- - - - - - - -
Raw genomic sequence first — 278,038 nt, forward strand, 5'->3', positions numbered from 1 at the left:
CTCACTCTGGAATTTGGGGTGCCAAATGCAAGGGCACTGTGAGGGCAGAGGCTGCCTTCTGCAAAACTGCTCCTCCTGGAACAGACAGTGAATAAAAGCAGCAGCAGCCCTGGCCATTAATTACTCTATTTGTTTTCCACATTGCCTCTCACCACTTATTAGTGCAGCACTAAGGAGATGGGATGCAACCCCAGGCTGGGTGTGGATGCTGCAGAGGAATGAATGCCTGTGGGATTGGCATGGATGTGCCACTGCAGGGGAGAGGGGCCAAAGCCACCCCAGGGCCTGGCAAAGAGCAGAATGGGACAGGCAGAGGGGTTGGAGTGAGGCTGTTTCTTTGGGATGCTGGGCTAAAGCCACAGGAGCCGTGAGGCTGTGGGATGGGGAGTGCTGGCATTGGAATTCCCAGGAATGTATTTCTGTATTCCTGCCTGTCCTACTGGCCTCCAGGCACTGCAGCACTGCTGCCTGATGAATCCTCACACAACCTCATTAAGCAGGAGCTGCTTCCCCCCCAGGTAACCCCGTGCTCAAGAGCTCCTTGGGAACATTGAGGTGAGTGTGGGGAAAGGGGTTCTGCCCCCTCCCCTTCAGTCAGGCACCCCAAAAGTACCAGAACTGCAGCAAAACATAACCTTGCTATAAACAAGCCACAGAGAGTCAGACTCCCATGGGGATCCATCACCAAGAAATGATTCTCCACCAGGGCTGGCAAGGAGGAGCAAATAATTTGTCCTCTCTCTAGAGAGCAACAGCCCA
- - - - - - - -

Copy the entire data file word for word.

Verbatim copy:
Raw genomic sequence first — 278,038 nt, forward strand, 5'->3', positions numbered from 1 at the left:
CTCACTCTGGAATTTGGGGTGCCAAATGCAAGGGCACTGTGAGGGCAGAGGCTGCCTTCTGCAAAACTGCTCCTCCTGGAACAGACAGTGAATAAAAGCAGCAGCAGCCCTGGCCATTAATTACTCTATTTGTTTTCCACATTGCCTCTCACCACTTATTAGTGCAGCACTAAGGAGATGGGATGCAACCCCAGGCTGGGTGTGGATGCTGCAGAGGAATGAATGCCTGTGGGATTGGCATGGATGTGCCACTGCAGGGGAGAGGGGCCAAAGCCACCCCAGGGCCTGGCAAAGAGCAGAATGGGACAGGCAGAGGGGTTGGAGTGAGGCTGTTTCTTTGGGATGCTGGGCTAAAGCCACAGGAGCCGTGAGGCTGTGGGATGGGGAGTGCTGGCATTGGAATTCCCAGGAATGTATTTCTGTATTCCTGCCTGTCCTACTGGCCTCCAGGCACTGCAGCACTGCTGCCTGATGAATCCTCACACAACCTCATTAAGCAGGAGCTGCTTCCCCCCCAGGTAACCCCGTGCTCAAGAGCTCCTTGGGAACATTGAGGTGAGTGTGGGGAAAGGGGTTCTGCCCCCTCCCCTTCAGTCAGGCACCCCAAAAGTACCAGAACTGCAGCAAAACATAACCTTGCTATAAACAAGCCACAGAGAGTCAGACTCCCATGGGGATCCATCACCAAGAAATGATTCTCCACCAGGGCTGGCAAGGAGGAGCAAATAATTTGTCCTCTCTCTAGAGAGCAACAGCCCA